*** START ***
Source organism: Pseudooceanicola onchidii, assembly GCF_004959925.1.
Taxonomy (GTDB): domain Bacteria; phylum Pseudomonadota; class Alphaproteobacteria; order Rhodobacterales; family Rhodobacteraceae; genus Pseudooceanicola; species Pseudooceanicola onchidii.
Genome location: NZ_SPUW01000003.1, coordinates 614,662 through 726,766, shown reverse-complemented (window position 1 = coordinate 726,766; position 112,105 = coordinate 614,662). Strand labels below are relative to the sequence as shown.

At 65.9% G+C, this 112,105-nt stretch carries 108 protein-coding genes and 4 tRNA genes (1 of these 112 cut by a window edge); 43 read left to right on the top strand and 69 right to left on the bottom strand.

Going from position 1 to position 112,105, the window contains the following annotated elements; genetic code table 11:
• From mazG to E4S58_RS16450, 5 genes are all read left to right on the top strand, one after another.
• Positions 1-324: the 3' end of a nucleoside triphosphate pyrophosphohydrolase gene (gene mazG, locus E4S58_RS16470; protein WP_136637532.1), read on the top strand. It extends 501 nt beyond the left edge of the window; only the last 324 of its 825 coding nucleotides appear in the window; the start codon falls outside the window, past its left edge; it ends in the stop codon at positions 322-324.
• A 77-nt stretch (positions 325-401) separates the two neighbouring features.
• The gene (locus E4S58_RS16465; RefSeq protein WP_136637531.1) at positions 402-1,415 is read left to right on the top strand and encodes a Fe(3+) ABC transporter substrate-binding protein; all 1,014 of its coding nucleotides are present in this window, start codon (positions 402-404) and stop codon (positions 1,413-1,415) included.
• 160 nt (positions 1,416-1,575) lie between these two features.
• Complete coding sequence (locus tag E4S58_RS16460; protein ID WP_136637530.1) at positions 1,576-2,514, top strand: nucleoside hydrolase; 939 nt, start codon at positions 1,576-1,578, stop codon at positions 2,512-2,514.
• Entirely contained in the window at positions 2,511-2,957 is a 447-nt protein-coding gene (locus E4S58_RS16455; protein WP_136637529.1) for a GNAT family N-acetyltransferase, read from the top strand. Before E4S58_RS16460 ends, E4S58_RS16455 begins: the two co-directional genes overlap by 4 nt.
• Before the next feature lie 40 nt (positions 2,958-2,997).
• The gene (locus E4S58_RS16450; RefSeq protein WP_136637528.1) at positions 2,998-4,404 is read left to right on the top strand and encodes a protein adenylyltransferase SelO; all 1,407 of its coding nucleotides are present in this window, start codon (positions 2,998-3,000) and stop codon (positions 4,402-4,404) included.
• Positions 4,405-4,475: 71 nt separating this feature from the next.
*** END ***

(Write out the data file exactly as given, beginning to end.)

Source organism: Pseudooceanicola onchidii, assembly GCF_004959925.1.
Taxonomy (GTDB): domain Bacteria; phylum Pseudomonadota; class Alphaproteobacteria; order Rhodobacterales; family Rhodobacteraceae; genus Pseudooceanicola; species Pseudooceanicola onchidii.
Genome location: NZ_SPUW01000003.1, coordinates 614,662 through 726,766, shown reverse-complemented (window position 1 = coordinate 726,766; position 112,105 = coordinate 614,662). Strand labels below are relative to the sequence as shown.

At 65.9% G+C, this 112,105-nt stretch carries 108 protein-coding genes and 4 tRNA genes (1 of these 112 cut by a window edge); 43 read left to right on the top strand and 69 right to left on the bottom strand.

Going from position 1 to position 112,105, the window contains the following annotated elements; genetic code table 11:
• From mazG to E4S58_RS16450, 5 genes are all read left to right on the top strand, one after another.
• Positions 1-324: the 3' end of a nucleoside triphosphate pyrophosphohydrolase gene (gene mazG, locus E4S58_RS16470; protein WP_136637532.1), read on the top strand. It extends 501 nt beyond the left edge of the window; only the last 324 of its 825 coding nucleotides appear in the window; the start codon falls outside the window, past its left edge; it ends in the stop codon at positions 322-324.
• A 77-nt stretch (positions 325-401) separates the two neighbouring features.
• The gene (locus E4S58_RS16465; RefSeq protein WP_136637531.1) at positions 402-1,415 is read left to right on the top strand and encodes a Fe(3+) ABC transporter substrate-binding protein; all 1,014 of its coding nucleotides are present in this window, start codon (positions 402-404) and stop codon (positions 1,413-1,415) included.
• 160 nt (positions 1,416-1,575) lie between these two features.
• Complete coding sequence (locus tag E4S58_RS16460; protein ID WP_136637530.1) at positions 1,576-2,514, top strand: nucleoside hydrolase; 939 nt, start codon at positions 1,576-1,578, stop codon at positions 2,512-2,514.
• Entirely contained in the window at positions 2,511-2,957 is a 447-nt protein-coding gene (locus E4S58_RS16455; protein WP_136637529.1) for a GNAT family N-acetyltransferase, read from the top strand. Before E4S58_RS16460 ends, E4S58_RS16455 begins: the two co-directional genes overlap by 4 nt.
• Before the next feature lie 40 nt (positions 2,958-2,997).
• The gene (locus E4S58_RS16450; RefSeq protein WP_136637528.1) at positions 2,998-4,404 is read left to right on the top strand and encodes a protein adenylyltransferase SelO; all 1,407 of its coding nucleotides are present in this window, start codon (positions 2,998-3,000) and stop codon (positions 4,402-4,404) included.
• Positions 4,405-4,475: 71 nt separating this feature from the next.